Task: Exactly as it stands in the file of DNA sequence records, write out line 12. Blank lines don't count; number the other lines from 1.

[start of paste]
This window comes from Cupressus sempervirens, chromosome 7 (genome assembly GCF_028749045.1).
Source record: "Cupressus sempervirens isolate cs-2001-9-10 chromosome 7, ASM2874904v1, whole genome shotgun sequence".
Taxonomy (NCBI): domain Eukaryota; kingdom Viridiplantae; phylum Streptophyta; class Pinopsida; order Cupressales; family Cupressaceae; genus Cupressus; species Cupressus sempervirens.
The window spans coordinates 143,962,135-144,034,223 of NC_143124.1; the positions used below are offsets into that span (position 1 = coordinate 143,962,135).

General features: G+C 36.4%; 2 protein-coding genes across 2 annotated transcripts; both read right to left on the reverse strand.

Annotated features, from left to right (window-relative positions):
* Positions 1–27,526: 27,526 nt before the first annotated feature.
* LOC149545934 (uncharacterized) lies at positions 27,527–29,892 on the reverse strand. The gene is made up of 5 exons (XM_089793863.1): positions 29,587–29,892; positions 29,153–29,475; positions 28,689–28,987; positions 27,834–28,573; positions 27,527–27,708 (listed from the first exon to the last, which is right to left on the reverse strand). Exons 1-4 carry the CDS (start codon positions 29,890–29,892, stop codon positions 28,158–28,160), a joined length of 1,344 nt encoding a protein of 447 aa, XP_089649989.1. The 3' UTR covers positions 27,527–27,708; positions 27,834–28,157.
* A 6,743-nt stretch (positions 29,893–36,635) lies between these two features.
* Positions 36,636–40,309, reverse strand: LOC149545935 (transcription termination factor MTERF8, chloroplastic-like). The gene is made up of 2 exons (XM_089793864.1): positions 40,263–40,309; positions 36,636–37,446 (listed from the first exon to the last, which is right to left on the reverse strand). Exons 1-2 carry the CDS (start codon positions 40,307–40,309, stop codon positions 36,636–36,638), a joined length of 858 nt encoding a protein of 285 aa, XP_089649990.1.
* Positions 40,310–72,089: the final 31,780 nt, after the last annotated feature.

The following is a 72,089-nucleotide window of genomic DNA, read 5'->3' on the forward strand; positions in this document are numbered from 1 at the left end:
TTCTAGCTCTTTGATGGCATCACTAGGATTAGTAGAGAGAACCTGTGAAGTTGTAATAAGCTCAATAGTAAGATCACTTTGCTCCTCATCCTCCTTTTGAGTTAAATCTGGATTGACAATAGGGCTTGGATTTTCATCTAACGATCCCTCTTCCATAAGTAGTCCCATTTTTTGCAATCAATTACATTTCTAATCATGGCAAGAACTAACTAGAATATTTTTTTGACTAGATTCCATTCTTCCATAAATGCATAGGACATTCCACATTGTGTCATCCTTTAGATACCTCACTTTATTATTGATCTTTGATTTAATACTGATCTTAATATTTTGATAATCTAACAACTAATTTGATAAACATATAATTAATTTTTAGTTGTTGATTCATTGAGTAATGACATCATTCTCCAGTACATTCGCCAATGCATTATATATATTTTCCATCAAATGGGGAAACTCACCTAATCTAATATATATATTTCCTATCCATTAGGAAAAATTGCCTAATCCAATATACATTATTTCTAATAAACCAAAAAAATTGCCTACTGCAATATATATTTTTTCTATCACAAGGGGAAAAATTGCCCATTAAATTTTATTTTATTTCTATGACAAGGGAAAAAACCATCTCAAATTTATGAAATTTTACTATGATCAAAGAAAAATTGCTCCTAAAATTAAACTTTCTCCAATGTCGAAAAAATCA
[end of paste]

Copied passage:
The following is a 72,089-nucleotide window of genomic DNA, read 5'->3' on the forward strand; positions in this document are numbered from 1 at the left end: